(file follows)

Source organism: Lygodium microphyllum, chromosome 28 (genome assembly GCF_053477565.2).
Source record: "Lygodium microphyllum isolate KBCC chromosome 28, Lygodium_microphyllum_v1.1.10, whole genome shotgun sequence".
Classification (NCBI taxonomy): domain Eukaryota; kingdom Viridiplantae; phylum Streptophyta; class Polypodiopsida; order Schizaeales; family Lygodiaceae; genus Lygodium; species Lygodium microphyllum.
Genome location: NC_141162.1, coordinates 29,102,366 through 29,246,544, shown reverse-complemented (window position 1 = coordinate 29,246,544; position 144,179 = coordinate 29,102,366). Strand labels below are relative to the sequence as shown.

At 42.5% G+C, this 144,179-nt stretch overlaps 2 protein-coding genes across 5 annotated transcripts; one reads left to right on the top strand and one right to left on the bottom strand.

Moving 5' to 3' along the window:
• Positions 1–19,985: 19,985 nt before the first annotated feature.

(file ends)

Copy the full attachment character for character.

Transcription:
Source organism: Lygodium microphyllum, chromosome 28 (genome assembly GCF_053477565.2).
Source record: "Lygodium microphyllum isolate KBCC chromosome 28, Lygodium_microphyllum_v1.1.10, whole genome shotgun sequence".
Classification (NCBI taxonomy): domain Eukaryota; kingdom Viridiplantae; phylum Streptophyta; class Polypodiopsida; order Schizaeales; family Lygodiaceae; genus Lygodium; species Lygodium microphyllum.
Genome location: NC_141162.1, coordinates 29,102,366 through 29,246,544, shown reverse-complemented (window position 1 = coordinate 29,246,544; position 144,179 = coordinate 29,102,366). Strand labels below are relative to the sequence as shown.

At 42.5% G+C, this 144,179-nt stretch overlaps 2 protein-coding genes across 5 annotated transcripts; one reads left to right on the top strand and one right to left on the bottom strand.

Moving 5' to 3' along the window:
• Positions 1–19,985: 19,985 nt before the first annotated feature.